Sometime next year, we will start to see what the results of this year’s district school board warfare are in our state’s high school math and science classrooms. As of today, I’m pessimistic.

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What percentage of American high school students graduate with the science trifecta – biology, chemistry and physics? The answer to that and related questions from the National Center for Education Statistics.

The National Center for Education Statistics recently updated the tables for its Digest of Educational Statistics. Here are some goodies from those tables:

Among the national high school graduating class of 2019 (including public and private high schools), 34.9% of students had taken biology, chemistry and physics – yes, all three. That includes 36.4% of boys and 33.3% of girls.

There are all kinds of ways to slice up those course-taking numbers. The percentage of graduates who had completed biology, chemistry and physics at schools with low free and reduced-price lunch (FRL) eligibility rates (0-25%) was 42.5%, while it was 25.4% among students at schools with FRL rates of 76% or greater.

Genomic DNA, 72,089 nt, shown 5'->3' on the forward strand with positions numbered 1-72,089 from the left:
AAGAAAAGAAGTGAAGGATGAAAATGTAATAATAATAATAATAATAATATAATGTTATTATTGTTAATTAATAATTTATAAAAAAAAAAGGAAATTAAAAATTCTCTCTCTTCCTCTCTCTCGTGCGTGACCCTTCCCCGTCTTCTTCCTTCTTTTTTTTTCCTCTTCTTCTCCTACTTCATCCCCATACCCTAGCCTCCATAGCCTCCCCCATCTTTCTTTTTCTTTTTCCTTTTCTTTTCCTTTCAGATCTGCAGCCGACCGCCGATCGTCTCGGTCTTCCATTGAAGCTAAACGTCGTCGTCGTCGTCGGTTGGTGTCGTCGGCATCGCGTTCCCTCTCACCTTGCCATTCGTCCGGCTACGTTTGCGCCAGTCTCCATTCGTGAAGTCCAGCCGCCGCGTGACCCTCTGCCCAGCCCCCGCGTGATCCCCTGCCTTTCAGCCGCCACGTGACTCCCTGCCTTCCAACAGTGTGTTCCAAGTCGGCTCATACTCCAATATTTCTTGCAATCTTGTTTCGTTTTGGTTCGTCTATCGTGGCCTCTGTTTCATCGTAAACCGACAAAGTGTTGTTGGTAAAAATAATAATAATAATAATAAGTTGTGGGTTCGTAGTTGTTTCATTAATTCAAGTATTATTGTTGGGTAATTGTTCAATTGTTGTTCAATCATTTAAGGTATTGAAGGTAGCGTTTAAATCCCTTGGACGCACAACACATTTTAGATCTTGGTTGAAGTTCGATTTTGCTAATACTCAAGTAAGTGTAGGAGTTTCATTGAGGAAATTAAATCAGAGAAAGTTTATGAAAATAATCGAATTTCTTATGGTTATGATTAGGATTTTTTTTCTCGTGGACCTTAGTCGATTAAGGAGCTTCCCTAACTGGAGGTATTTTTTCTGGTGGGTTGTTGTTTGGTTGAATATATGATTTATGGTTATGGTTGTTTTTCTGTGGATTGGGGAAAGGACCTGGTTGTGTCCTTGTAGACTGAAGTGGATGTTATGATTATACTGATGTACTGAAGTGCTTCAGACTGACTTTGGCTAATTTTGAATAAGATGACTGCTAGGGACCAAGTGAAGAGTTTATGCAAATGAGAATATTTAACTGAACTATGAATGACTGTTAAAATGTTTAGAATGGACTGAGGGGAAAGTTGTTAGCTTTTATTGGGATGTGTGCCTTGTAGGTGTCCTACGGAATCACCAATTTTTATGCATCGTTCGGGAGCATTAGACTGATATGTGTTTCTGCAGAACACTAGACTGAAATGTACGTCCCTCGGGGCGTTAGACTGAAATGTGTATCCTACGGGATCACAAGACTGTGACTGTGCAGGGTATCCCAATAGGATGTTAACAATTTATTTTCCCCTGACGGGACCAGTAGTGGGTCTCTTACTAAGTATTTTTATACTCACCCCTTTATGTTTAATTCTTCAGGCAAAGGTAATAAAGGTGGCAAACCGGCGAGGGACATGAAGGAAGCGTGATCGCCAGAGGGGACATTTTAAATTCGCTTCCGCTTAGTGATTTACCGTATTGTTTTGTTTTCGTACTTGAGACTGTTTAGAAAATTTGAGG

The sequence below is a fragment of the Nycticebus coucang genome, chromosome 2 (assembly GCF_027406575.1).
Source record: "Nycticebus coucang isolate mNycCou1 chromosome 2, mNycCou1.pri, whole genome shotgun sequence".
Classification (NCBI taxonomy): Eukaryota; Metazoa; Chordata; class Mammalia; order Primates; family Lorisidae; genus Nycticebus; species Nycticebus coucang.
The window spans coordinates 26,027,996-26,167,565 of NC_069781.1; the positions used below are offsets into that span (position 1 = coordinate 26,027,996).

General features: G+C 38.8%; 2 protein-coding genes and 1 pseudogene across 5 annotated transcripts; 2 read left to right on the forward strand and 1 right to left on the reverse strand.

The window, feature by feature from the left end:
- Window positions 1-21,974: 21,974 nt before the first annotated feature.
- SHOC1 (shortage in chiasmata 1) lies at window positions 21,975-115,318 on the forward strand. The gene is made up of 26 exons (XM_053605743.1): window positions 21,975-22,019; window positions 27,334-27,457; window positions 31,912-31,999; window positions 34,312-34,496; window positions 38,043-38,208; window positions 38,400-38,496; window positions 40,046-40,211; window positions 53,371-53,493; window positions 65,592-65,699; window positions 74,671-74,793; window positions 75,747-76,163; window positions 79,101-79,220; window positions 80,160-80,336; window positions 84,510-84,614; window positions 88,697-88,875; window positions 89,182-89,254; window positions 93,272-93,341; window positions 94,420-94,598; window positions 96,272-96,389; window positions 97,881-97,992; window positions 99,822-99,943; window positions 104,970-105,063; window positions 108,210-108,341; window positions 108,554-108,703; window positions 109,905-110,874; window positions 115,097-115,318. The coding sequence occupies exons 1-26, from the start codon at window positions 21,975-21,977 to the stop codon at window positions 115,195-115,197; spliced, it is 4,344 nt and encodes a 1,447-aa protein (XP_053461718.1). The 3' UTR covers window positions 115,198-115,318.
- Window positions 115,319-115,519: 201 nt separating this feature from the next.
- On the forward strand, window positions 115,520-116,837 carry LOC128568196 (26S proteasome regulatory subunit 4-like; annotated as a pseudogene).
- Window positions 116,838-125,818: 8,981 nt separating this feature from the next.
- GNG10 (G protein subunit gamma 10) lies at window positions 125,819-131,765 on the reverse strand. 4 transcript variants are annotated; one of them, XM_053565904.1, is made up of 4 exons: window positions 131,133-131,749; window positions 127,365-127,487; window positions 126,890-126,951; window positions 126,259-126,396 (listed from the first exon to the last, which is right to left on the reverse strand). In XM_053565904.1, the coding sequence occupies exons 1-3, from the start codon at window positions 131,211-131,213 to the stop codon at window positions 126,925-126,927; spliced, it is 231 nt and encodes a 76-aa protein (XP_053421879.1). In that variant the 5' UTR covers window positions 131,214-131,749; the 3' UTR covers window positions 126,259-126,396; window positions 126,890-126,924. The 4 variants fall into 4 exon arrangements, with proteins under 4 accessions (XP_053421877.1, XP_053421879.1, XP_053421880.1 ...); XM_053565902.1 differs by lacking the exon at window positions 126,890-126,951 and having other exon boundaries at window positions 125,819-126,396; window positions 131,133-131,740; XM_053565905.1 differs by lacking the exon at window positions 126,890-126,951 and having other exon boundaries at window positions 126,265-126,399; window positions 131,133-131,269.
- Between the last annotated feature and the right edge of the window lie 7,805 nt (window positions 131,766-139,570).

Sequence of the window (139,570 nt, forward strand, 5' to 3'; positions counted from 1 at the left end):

The report lists three categories of high schools – “traditional public”, “public charter” and “private”. Among students at private schools the percentage of graduates who had completed the biology, chemistry and physics trifecta was 48.3%. For traditional public schools, the percentage was 33.8%. And at public charters, the percentage was 26.7%.